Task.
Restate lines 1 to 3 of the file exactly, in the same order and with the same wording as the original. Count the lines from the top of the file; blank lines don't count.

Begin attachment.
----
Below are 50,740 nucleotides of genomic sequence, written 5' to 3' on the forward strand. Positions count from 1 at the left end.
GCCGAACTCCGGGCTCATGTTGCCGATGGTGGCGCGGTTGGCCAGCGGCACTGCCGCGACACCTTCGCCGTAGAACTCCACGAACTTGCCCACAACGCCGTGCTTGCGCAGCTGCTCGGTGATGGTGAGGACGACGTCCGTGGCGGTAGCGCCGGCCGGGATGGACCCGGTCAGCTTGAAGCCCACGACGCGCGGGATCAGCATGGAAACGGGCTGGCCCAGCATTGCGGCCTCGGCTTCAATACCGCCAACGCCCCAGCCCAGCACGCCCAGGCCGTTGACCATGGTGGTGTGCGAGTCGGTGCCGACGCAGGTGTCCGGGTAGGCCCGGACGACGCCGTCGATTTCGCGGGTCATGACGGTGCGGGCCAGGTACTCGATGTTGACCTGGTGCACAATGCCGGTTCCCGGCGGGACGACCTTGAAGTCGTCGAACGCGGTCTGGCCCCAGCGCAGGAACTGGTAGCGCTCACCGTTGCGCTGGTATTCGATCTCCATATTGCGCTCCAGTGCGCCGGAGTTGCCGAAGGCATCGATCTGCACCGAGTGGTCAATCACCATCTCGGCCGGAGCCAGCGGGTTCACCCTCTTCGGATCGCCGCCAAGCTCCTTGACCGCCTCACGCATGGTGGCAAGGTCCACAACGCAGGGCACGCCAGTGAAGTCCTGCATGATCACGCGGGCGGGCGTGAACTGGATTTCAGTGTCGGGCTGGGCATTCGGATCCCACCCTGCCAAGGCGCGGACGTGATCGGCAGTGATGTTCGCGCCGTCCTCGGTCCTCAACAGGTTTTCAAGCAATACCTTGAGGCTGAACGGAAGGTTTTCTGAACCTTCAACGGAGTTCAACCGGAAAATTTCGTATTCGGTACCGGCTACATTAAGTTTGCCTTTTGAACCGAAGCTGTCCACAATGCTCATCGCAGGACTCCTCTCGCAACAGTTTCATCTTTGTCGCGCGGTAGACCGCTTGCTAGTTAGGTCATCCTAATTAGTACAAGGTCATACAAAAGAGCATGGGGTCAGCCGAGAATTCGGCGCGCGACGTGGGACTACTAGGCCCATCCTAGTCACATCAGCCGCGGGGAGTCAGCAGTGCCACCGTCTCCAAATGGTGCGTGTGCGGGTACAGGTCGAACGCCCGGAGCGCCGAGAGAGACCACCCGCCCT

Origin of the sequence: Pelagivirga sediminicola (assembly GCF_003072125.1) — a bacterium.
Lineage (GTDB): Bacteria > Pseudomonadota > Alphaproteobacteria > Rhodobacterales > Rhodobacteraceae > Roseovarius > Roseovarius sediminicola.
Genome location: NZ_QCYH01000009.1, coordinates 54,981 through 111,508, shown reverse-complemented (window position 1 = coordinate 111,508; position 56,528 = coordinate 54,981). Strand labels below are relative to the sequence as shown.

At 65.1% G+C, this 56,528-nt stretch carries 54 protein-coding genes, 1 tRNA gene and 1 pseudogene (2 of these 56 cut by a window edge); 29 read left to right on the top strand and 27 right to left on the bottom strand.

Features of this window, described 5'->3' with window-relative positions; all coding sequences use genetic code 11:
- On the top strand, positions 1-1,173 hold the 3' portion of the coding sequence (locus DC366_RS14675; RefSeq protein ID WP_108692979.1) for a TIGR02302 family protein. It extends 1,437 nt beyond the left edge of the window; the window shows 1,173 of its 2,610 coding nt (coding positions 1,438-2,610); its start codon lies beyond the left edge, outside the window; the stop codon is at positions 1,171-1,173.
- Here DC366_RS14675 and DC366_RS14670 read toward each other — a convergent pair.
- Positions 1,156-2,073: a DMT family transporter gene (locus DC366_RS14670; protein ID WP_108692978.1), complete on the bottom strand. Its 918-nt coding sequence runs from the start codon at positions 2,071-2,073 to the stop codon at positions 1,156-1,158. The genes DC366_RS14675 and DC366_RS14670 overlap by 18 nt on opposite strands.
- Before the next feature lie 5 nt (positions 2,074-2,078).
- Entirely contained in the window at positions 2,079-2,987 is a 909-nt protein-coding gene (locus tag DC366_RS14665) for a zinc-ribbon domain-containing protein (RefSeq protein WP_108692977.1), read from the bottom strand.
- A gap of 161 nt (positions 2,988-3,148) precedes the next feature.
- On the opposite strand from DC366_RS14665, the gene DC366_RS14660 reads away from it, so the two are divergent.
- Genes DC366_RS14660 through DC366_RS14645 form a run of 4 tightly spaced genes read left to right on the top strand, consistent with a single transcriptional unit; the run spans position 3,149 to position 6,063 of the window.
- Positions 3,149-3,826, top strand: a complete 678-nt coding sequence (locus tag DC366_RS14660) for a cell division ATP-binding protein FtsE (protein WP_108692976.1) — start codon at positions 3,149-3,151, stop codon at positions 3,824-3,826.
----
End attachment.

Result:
Below are 50,740 nucleotides of genomic sequence, written 5' to 3' on the forward strand. Positions count from 1 at the left end.
GCCGAACTCCGGGCTCATGTTGCCGATGGTGGCGCGGTTGGCCAGCGGCACTGCCGCGACACCTTCGCCGTAGAACTCCACGAACTTGCCCACAACGCCGTGCTTGCGCAGCTGCTCGGTGATGGTGAGGACGACGTCCGTGGCGGTAGCGCCGGCCGGGATGGACCCGGTCAGCTTGAAGCCCACGACGCGCGGGATCAGCATGGAAACGGGCTGGCCCAGCATTGCGGCCTCGGCTTCAATACCGCCAACGCCCCAGCCCAGCACGCCCAGGCCGTTGACCATGGTGGTGTGCGAGTCGGTGCCGACGCAGGTGTCCGGGTAGGCCCGGACGACGCCGTCGATTTCGCGGGTCATGACGGTGCGGGCCAGGTACTCGATGTTGACCTGGTGCACAATGCCGGTTCCCGGCGGGACGACCTTGAAGTCGTCGAACGCGGTCTGGCCCCAGCGCAGGAACTGGTAGCGCTCACCGTTGCGCTGGTATTCGATCTCCATATTGCGCTCCAGTGCGCCGGAGTTGCCGAAGGCATCGATCTGCACCGAGTGGTCAATCACCATCTCGGCCGGAGCCAGCGGGTTCACCCTCTTCGGATCGCCGCCAAGCTCCTTGACCGCCTCACGCATGGTGGCAAGGTCCACAACGCAGGGCACGCCAGTGAAGTCCTGCATGATCACGCGGGCGGGCGTGAACTGGATTTCAGTGTCGGGCTGGGCATTCGGATCCCACCCTGCCAAGGCGCGGACGTGATCGGCAGTGATGTTCGCGCCGTCCTCGGTCCTCAACAGGTTTTCAAGCAATACCTTGAGGCTGAACGGAAGGTTTTCTGAACCTTCAACGGAGTTCAACCGGAAAATTTCGTATTCGGTACCGGCTACATTAAGTTTGCCTTTTGAACCGAAGCTGTCCACAATGCTCATCGCAGGACTCCTCTCGCAACAGTTTCATCTTTGTCGCGCGGTAGACCGCTTGCTAGTTAGGTCATCCTAATTAGTACAAGGTCATACAAAAGAGCATGGGGTCAGCCGAGAATTCGGCGCGCGACGTGGGACTACTAGGCCCATCCTAGTCACATCAGCCGCGGGGAGTCAGCAGTGCCACCGTCTCCAAATGGTGCGTGTGCGGGTACAGGTCGAACGCCCGGAGCGCCGAGAGAGACCACCCGCCCT

Origin of the sequence: Pelagivirga sediminicola (assembly GCF_003072125.1) — a bacterium.